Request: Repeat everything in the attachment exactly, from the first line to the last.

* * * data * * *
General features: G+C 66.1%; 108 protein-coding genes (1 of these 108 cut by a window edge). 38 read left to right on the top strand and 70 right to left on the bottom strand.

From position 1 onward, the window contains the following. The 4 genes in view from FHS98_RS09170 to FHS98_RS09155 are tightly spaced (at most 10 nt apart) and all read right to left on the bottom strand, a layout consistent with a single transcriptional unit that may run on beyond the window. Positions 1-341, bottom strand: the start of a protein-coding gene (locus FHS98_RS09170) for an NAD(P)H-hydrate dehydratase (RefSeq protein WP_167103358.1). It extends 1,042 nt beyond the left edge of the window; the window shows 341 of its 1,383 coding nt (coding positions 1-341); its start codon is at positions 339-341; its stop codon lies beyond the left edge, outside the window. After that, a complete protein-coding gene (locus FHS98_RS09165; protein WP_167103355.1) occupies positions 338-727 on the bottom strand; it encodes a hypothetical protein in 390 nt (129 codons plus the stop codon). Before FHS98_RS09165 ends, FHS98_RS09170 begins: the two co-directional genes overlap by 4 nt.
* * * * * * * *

General features: G+C 66.1%; 108 protein-coding genes (1 of these 108 cut by a window edge). 38 read left to right on the top strand and 70 right to left on the bottom strand.

From position 1 onward, the window contains the following. The 4 genes in view from FHS98_RS09170 to FHS98_RS09155 are tightly spaced (at most 10 nt apart) and all read right to left on the bottom strand, a layout consistent with a single transcriptional unit that may run on beyond the window. Positions 1-341, bottom strand: the start of a protein-coding gene (locus FHS98_RS09170) for an NAD(P)H-hydrate dehydratase (RefSeq protein WP_167103358.1). It extends 1,042 nt beyond the left edge of the window; the window shows 341 of its 1,383 coding nt (coding positions 1-341); its start codon is at positions 339-341; its stop codon lies beyond the left edge, outside the window. After that, a complete protein-coding gene (locus FHS98_RS09165; protein WP_167103355.1) occupies positions 338-727 on the bottom strand; it encodes a hypothetical protein in 390 nt (129 codons plus the stop codon). Before FHS98_RS09165 ends, FHS98_RS09170 begins: the two co-directional genes overlap by 4 nt.